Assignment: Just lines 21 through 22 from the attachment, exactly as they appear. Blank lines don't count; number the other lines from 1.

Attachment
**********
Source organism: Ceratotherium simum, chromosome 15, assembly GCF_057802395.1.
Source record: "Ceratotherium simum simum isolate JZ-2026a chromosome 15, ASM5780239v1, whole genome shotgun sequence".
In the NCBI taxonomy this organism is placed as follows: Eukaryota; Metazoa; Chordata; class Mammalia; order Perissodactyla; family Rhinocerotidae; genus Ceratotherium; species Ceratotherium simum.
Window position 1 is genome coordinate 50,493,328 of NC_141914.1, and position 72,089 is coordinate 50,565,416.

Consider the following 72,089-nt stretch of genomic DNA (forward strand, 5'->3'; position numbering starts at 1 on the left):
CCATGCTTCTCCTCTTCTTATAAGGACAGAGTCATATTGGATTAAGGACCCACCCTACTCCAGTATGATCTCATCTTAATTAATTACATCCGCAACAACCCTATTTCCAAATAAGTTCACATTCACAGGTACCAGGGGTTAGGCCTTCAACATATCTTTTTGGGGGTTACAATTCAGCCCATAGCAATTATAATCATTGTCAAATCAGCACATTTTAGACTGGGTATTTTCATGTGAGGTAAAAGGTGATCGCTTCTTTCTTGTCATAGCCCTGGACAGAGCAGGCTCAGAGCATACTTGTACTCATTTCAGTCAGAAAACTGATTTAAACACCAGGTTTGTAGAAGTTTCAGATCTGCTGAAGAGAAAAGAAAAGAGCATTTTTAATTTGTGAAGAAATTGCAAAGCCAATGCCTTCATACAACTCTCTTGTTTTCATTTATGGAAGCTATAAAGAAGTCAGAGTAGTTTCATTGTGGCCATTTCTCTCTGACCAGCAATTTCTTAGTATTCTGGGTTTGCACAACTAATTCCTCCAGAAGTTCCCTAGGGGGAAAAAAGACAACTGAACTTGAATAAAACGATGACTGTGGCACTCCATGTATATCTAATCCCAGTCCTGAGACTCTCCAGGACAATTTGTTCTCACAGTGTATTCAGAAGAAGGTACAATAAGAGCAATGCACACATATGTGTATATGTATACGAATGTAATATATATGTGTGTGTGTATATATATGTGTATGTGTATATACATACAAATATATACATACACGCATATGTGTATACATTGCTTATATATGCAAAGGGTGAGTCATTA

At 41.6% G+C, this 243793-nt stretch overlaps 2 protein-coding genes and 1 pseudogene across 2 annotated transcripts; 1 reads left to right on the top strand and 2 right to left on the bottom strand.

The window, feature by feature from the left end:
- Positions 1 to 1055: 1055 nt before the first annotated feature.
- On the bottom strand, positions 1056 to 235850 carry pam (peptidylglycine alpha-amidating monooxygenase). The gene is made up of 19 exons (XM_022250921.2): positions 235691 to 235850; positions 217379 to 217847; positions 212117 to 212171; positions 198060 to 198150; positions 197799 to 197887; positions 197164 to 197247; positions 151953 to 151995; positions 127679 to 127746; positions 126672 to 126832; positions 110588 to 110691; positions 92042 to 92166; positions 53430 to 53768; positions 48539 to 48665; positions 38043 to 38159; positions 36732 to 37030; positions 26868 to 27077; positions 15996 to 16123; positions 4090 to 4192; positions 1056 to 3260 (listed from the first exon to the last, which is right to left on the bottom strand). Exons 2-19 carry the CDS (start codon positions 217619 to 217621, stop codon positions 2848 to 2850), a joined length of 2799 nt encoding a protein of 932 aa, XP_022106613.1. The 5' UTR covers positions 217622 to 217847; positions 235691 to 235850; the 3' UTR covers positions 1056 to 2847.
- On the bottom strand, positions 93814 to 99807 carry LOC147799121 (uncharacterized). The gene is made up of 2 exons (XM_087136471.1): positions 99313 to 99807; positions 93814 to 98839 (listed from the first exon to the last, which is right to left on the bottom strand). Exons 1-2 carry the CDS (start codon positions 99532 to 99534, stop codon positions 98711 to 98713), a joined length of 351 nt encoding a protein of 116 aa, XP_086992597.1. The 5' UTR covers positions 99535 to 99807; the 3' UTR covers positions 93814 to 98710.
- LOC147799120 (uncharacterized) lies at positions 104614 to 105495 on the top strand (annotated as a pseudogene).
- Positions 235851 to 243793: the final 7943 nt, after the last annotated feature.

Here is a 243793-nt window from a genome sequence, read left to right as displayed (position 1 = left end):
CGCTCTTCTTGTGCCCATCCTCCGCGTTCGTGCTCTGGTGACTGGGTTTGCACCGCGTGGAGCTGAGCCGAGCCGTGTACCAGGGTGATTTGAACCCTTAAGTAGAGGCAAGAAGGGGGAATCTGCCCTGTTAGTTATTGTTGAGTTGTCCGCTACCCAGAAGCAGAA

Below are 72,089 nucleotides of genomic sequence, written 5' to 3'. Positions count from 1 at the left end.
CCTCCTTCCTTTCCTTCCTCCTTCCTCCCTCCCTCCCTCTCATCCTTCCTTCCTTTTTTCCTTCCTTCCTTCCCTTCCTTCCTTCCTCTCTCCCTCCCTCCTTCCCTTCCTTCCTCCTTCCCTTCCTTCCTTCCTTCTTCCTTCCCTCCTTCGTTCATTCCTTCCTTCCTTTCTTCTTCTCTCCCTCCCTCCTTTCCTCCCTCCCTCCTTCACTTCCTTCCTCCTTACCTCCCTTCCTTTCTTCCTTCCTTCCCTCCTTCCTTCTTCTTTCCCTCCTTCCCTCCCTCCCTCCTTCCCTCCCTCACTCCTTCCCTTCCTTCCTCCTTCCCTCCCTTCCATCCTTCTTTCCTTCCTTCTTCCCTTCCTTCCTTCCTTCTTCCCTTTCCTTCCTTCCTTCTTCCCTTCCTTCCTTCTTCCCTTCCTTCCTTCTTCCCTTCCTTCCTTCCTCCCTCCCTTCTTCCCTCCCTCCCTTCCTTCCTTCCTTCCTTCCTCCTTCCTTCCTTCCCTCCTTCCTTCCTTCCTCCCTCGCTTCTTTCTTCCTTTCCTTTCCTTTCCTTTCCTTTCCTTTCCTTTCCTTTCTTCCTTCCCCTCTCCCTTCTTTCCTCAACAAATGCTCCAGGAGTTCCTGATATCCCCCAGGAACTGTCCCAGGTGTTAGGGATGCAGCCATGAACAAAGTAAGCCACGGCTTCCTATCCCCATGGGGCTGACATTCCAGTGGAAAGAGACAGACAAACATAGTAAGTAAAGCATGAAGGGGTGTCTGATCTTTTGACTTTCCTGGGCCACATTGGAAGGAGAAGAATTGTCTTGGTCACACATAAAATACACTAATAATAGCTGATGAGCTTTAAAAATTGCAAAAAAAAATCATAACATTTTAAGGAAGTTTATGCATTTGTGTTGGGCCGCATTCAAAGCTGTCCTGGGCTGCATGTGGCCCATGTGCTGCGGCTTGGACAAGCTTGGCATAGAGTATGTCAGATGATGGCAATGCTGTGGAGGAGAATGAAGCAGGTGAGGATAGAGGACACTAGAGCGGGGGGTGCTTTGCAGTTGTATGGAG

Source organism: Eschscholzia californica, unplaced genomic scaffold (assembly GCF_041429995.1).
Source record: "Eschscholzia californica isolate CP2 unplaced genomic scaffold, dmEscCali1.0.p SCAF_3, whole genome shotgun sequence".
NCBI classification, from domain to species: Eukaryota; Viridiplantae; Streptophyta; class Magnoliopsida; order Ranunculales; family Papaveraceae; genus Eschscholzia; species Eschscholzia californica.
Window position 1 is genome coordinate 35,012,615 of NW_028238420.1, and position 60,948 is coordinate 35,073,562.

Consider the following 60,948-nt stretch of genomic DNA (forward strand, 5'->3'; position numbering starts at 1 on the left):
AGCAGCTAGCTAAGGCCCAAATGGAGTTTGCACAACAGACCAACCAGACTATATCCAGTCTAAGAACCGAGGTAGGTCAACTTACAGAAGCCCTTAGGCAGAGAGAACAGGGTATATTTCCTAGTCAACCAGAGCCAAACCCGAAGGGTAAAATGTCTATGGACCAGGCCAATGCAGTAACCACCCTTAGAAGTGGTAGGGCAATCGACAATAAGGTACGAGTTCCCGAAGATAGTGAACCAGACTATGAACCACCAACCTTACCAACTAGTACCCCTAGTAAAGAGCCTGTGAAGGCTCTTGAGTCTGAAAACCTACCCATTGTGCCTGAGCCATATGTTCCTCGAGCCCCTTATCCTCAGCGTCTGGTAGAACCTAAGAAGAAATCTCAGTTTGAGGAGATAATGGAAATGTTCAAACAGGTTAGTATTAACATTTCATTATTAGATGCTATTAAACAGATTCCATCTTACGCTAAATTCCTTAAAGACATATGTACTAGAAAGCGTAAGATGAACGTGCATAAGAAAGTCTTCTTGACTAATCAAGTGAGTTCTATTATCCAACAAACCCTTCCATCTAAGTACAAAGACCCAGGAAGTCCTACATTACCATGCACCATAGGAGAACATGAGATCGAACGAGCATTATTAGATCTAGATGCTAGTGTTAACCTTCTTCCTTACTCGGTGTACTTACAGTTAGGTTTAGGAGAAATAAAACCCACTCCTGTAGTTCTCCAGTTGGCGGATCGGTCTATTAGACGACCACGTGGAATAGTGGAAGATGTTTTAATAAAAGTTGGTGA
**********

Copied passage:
Window position 1 is genome coordinate 35,012,615 of NW_028238420.1, and position 60,948 is coordinate 35,073,562.

Consider the following 60,948-nt stretch of genomic DNA (forward strand, 5'->3'; position numbering starts at 1 on the left):